In ancient times, the city of Thonis-Heracleion, known in modern tiles as the
lost kingdom of Cleopatra served as a gateway to Egypt.
Today, this mysterious legendary city is submerged in Egypt's Aboukir Bay,
Why the city sank remains a mystery, but it was swallowed by the Mediterranean Sea and has been buried in sand and mud for more than 1,200 years.
New amazing underwater discoveries allow archeologists to piece together clues and to create an image of what life was like in the ancient city.
"Prior to its discovery in 2000 by the IEASM, no trace of Thonis-Heracleion had been found.
Its name was almost razed from the memory of mankind, only preserved in ancient classic texts and rare inscriptions found on land by archaeologists.
The Greek historian Herodotus (5th century BC) tells us of a great temple that was built where the famous hero Herakles first set foot on to Egypt.
He also reports of Helen's visit to Heracleion with her lover Paris before the Trojan War. More than four centuries after Herodotus' visit to Egypt,
the geographer Strabo observed that the city of Heracleion, which possessed the temple of Herakles, is located straight to the east of Canopus at the
mouth of the Canopic branch of the River Nile," Dr. Frank Goddio writes on his website.
Divers also discovered a colossal stone head believed to be of Caesarion, son of Cleopatra and previous lover Julius Caesar, and two sphinxes,
one of them probably representing Cleopatra's father, Ptolemy XII.
Researchers believe that the city was a central area used as a customs hub where trade coming from Greece and other places in the Mediterranean
"The site has amazing preservation. We are now starting to look at some of the more interesting areas within it to try to understand life there,"
said Dr. Damian Robinson, who is working on the site and is director of the Oxford Center for Maritime Archaeology at the University of Oxford.
"We are getting a rich picture of things like the trade that was going on there and the nature of the maritime economy in the Egyptian late period.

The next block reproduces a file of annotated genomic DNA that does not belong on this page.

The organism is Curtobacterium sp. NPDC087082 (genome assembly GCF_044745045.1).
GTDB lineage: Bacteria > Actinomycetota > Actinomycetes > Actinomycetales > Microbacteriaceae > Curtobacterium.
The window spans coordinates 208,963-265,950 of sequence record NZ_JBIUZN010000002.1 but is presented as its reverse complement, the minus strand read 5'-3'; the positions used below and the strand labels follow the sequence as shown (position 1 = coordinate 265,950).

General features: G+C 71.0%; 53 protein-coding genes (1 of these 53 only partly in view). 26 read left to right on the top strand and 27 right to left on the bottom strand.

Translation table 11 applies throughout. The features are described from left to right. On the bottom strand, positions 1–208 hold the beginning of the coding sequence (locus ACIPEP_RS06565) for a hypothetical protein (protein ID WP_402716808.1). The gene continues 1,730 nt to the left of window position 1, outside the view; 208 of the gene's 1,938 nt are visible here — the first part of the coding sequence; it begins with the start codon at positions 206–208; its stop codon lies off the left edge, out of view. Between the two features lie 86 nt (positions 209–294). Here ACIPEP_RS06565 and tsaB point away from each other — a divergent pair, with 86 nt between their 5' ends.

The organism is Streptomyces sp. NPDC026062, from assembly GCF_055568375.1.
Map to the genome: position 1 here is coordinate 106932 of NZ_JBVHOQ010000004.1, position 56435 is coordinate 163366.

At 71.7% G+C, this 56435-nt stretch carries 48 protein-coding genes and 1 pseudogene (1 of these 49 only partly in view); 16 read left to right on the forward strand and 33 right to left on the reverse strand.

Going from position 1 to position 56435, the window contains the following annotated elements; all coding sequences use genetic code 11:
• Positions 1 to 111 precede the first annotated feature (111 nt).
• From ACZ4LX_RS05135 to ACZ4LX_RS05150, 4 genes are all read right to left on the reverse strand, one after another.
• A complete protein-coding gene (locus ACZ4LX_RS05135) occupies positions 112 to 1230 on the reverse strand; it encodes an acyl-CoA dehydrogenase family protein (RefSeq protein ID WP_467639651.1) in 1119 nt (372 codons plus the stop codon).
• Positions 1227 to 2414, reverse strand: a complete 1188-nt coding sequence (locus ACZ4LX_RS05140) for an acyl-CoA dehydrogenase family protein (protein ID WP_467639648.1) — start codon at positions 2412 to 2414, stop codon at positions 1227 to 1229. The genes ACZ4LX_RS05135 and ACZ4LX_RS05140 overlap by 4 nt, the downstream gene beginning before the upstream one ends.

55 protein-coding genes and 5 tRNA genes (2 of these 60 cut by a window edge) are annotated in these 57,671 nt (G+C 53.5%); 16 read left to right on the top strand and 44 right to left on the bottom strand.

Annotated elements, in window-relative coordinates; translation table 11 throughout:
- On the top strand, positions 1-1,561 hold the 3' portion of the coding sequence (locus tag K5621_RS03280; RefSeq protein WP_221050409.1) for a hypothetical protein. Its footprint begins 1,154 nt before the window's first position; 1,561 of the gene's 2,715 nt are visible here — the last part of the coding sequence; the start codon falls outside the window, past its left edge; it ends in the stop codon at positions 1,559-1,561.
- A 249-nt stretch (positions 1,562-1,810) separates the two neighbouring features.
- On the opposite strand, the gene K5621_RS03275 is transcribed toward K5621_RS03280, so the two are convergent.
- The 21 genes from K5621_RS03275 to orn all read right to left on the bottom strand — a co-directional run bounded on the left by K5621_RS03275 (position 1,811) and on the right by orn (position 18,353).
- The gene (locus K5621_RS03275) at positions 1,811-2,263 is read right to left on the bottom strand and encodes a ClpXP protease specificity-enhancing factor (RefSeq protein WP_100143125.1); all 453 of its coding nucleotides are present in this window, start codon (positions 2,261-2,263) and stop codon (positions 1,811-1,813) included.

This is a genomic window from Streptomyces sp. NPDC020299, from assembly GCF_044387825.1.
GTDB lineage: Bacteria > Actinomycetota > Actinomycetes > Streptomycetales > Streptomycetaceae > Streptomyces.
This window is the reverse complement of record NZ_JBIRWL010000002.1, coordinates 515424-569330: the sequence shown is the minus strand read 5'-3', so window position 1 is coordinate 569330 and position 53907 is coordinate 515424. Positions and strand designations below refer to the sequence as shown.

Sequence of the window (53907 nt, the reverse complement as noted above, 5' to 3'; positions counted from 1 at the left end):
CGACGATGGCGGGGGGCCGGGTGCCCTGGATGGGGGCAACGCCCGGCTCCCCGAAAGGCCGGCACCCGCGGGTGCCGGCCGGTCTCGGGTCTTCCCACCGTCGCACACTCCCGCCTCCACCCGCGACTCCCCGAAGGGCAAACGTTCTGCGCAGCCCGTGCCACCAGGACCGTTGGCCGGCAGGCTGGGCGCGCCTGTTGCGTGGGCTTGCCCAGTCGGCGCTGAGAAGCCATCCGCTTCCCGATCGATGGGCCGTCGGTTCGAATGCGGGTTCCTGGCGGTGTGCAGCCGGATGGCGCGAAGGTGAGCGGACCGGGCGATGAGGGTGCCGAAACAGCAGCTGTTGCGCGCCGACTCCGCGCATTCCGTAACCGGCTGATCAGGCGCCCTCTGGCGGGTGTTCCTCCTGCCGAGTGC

There were things that were coming in from Greece and the Phoenicians."
"It is a major city we are excavating," Robinson said.
Everyone who finds underwater archeology a fascinating subject can now look forward to
Dr. Giddo's new documentary that will highlight the major discoveries that have been unearthed at Thonis-Heracleion during a 13-year excavation.
"The TV documentary provides a fascinating insight into the work of underwater archaeologists and presents the most important discoveries that have been
made in the last 13 years in Thonis-Heracleion. The scale and the diversity of the results have amazed experts:
"The archaeological evidence is simply overwhelming," says Sir Barry Cunliffe, eminent archaeologist at Oxford University.
"By lying untouched and protected by sand on the seafloor for centuries they are brilliantly preserved." Among the finds is the largest known statue of the
Egyptian god of the Nile flood (Hapi) and one of the largest known concentrations of ancient ships. Additionally, there are well preserved shrines from the
heart of the temple area, votive items
and jewelry, coins and finely carved official inscriptions on stone documenting life in the city and exchange with other cultures.
French Marine archaeologist Frank Goddio explains text on the stele of Heracleion on a barge in an Alexandria naval base June 7, 2001.
The statue of the Goddess Isis sits on display on a barge in an Alexandria naval base June 7, 2001.
The TV documentary traces the various stages of years of painstaking survey and excavation work. Using 3D animation, the structures of the ancient city
become again visible: buildings and temples, ships, piers and jetties and the channel systems are returning to the surface. But the work is far from over:
"We are just at the beginning of our research," says Franck Goddio, "we will probably have to continue working for the next 200 years for Thonis-Heracleion to be fully revealed and understood."
"The archaeological evidence is simply overwhelming," said Professor Sir Barry Cunliffe, a University of Oxford archeologist taking part in the excavation.
"By lying untouched and protected by sand on the sea floor for centuries they are brilliantly preserved."
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